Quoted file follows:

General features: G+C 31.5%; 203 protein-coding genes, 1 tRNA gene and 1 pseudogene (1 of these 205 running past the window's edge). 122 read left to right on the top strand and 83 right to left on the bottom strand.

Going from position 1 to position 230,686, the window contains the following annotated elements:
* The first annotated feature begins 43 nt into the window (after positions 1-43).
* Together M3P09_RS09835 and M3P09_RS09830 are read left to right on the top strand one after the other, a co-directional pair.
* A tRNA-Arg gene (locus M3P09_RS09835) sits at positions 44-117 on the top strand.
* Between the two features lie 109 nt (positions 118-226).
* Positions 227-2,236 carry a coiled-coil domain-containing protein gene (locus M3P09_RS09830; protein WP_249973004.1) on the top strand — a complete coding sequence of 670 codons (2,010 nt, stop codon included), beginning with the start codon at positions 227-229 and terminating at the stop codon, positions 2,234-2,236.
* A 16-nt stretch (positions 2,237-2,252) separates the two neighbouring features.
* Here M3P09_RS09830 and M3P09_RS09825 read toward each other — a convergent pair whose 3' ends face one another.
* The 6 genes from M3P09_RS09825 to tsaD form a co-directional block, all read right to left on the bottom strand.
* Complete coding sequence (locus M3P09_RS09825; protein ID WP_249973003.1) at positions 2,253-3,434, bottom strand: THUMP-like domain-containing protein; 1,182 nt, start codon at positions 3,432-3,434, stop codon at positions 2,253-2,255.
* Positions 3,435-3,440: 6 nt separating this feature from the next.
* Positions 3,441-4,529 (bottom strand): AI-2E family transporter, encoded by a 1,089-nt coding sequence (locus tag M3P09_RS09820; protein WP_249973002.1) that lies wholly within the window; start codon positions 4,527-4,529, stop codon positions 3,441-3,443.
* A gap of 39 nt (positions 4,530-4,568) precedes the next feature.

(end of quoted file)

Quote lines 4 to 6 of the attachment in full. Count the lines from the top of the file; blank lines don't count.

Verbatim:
* Together M3P09_RS09835 and M3P09_RS09830 are read left to right on the top strand one after the other, a co-directional pair.
* A tRNA-Arg gene (locus M3P09_RS09835) sits at positions 44-117 on the top strand.
* Between the two features lie 109 nt (positions 118-226).